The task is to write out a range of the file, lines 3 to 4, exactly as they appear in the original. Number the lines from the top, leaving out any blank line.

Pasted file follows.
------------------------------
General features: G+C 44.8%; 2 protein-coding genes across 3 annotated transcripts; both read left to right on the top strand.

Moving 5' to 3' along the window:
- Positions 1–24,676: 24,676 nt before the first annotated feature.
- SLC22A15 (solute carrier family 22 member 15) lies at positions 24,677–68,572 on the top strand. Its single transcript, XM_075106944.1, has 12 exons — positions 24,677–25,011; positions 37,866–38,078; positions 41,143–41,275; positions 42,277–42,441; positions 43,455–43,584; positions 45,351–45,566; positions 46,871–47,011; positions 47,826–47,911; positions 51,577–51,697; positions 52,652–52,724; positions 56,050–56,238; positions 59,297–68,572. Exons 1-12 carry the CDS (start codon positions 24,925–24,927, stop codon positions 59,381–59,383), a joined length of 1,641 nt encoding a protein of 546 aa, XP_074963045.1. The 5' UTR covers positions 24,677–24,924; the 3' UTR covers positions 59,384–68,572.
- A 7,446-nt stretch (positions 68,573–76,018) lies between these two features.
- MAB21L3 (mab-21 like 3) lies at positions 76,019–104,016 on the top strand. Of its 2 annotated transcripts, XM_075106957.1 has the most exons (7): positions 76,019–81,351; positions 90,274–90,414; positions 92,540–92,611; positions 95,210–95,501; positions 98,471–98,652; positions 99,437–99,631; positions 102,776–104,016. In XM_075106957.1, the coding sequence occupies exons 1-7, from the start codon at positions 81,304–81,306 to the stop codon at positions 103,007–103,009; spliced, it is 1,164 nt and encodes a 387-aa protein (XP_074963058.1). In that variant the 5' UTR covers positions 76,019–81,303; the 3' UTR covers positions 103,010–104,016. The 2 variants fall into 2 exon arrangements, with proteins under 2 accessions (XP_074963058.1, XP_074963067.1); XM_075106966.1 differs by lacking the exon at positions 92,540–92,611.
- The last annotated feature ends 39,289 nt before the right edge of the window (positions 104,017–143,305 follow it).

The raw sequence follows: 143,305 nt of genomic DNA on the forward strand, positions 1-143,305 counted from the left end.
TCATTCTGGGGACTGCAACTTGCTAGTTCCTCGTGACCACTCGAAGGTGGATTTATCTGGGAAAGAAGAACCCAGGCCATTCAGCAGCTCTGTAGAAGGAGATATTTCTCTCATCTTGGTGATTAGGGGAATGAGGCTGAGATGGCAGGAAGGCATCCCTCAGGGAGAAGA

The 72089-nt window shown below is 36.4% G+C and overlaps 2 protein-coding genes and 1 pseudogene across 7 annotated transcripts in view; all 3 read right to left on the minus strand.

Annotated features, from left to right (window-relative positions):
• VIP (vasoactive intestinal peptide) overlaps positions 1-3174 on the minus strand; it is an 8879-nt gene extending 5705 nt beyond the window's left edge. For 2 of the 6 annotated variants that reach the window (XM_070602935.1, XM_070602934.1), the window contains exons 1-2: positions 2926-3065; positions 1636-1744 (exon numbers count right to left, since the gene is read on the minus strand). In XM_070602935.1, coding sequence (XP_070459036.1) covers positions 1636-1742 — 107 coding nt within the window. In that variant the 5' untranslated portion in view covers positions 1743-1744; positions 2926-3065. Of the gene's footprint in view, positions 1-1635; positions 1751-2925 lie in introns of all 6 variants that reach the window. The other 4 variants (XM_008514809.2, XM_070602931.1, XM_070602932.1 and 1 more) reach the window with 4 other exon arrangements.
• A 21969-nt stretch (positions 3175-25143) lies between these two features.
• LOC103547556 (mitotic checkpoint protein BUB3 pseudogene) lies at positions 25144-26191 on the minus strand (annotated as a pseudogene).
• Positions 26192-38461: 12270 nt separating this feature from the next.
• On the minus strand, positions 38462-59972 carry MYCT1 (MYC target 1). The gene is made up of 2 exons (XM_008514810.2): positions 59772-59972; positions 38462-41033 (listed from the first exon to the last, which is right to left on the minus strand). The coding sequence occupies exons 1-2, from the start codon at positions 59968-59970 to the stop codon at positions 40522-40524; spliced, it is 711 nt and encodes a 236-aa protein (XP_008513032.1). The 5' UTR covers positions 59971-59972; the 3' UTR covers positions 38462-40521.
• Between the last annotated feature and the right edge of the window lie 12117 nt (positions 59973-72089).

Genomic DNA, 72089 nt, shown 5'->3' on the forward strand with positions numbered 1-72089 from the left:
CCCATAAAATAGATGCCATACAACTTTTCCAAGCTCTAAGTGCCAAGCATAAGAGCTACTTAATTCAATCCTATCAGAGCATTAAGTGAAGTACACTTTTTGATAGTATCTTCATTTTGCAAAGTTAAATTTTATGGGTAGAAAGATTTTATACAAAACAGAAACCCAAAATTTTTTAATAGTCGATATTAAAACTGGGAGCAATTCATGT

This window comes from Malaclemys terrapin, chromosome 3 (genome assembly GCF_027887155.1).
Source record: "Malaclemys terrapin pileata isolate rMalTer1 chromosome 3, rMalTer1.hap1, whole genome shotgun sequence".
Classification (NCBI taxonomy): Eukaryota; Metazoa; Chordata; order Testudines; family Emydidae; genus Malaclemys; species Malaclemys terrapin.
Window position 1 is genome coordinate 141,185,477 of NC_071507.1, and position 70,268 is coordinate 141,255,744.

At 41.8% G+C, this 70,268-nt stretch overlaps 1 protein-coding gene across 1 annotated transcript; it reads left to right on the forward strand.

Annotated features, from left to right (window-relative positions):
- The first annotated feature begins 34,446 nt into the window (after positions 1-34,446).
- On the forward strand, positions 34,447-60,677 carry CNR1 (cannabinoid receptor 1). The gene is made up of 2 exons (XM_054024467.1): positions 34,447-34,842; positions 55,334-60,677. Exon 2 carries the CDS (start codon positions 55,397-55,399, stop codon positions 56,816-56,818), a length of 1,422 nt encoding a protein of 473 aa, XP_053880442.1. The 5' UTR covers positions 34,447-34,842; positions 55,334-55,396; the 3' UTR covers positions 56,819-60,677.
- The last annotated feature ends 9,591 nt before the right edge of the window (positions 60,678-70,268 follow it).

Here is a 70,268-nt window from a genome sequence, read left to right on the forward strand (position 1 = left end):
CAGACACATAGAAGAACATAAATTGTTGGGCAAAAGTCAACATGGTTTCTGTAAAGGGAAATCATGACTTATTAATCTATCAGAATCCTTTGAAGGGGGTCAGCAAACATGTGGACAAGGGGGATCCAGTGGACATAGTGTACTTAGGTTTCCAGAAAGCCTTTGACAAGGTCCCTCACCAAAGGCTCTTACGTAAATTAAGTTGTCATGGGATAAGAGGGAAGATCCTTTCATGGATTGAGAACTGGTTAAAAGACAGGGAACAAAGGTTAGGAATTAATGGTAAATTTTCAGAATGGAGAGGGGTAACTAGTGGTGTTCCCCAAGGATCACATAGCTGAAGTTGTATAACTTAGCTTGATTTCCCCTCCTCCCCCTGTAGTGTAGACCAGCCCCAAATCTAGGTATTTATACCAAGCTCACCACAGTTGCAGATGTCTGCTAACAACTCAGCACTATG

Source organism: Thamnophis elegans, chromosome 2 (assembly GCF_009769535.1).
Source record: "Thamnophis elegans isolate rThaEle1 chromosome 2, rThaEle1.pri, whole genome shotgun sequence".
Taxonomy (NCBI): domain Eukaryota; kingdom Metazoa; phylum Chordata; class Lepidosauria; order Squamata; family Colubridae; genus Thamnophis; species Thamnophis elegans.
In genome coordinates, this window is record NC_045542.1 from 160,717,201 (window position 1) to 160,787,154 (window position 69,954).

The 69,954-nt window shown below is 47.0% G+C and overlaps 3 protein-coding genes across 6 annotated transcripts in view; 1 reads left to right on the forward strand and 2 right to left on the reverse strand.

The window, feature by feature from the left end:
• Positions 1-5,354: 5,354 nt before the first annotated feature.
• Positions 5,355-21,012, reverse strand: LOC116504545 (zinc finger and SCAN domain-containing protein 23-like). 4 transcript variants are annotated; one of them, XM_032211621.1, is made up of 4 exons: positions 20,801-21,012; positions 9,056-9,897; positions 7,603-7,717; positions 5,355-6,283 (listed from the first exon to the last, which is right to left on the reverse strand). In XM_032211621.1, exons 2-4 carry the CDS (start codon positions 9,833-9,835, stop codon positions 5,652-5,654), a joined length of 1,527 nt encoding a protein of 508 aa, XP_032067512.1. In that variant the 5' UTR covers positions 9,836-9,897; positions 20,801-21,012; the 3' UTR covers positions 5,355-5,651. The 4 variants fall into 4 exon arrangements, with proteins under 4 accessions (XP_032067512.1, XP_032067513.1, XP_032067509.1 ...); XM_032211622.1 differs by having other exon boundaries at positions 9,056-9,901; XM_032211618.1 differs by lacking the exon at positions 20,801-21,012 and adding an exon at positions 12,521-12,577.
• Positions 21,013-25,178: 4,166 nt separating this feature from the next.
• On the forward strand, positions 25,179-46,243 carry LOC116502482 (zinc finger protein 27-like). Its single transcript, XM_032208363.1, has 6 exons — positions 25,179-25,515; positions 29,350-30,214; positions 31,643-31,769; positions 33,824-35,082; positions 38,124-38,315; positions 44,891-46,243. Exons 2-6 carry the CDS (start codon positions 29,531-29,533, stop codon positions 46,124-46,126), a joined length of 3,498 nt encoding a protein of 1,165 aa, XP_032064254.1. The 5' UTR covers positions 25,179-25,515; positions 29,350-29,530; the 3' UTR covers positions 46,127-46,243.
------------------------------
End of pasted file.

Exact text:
- Positions 1–24,676: 24,676 nt before the first annotated feature.
- SLC22A15 (solute carrier family 22 member 15) lies at positions 24,677–68,572 on the top strand. Its single transcript, XM_075106944.1, has 12 exons — positions 24,677–25,011; positions 37,866–38,078; positions 41,143–41,275; positions 42,277–42,441; positions 43,455–43,584; positions 45,351–45,566; positions 46,871–47,011; positions 47,826–47,911; positions 51,577–51,697; positions 52,652–52,724; positions 56,050–56,238; positions 59,297–68,572. Exons 1-12 carry the CDS (start codon positions 24,925–24,927, stop codon positions 59,381–59,383), a joined length of 1,641 nt encoding a protein of 546 aa, XP_074963045.1. The 5' UTR covers positions 24,677–24,924; the 3' UTR covers positions 59,384–68,572.